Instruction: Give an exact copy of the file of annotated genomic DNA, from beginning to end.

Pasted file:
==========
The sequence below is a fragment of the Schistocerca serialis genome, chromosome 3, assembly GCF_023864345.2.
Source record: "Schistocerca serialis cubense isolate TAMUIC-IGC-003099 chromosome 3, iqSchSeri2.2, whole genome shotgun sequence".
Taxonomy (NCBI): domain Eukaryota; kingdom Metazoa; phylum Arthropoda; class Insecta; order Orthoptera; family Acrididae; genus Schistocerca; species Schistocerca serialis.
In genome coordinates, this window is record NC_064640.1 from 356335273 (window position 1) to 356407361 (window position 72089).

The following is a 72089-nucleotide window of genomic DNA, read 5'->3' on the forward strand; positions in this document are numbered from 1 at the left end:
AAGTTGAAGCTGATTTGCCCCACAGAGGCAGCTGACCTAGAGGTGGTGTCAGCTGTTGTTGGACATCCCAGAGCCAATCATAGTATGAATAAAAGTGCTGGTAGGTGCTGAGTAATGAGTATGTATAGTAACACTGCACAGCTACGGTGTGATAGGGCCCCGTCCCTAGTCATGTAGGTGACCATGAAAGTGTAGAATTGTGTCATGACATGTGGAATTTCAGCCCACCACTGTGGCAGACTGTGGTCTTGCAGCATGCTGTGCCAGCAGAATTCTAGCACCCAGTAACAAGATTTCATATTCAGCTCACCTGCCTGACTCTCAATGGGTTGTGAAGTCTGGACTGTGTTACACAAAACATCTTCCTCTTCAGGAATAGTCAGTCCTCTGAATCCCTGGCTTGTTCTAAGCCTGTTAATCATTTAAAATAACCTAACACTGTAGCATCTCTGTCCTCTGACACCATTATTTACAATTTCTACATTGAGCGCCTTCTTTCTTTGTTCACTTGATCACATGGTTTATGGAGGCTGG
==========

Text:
The sequence below is a fragment of the Schistocerca serialis genome, chromosome 3, assembly GCF_023864345.2.
Source record: "Schistocerca serialis cubense isolate TAMUIC-IGC-003099 chromosome 3, iqSchSeri2.2, whole genome shotgun sequence".
Taxonomy (NCBI): domain Eukaryota; kingdom Metazoa; phylum Arthropoda; class Insecta; order Orthoptera; family Acrididae; genus Schistocerca; species Schistocerca serialis.
In genome coordinates, this window is record NC_064640.1 from 356335273 (window position 1) to 356407361 (window position 72089).

The following is a 72089-nucleotide window of genomic DNA, read 5'->3' on the forward strand; positions in this document are numbered from 1 at the left end:
AAGTTGAAGCTGATTTGCCCCACAGAGGCAGCTGACCTAGAGGTGGTGTCAGCTGTTGTTGGACATCCCAGAGCCAATCATAGTATGAATAAAAGTGCTGGTAGGTGCTGAGTAATGAGTATGTATAGTAACACTGCACAGCTACGGTGTGATAGGGCCCCGTCCCTAGTCATGTAGGTGACCATGAAAGTGTAGAATTGTGTCATGACATGTGGAATTTCAGCCCACCACTGTGGCAGACTGTGGTCTTGCAGCATGCTGTGCCAGCAGAATTCTAGCACCCAGTAACAAGATTTCATATTCAGCTCACCTGCCTGACTCTCAATGGGTTGTGAAGTCTGGACTGTGTTACACAAAACATCTTCCTCTTCAGGAATAGTCAGTCCTCTGAATCCCTGGCTTGTTCTAAGCCTGTTAATCATTTAAAATAACCTAACACTGTAGCATCTCTGTCCTCTGACACCATTATTTACAATTTCTACATTGAGCGCCTTCTTTCTTTGTTCACTTGATCACATGGTTTATGGAGGCTGG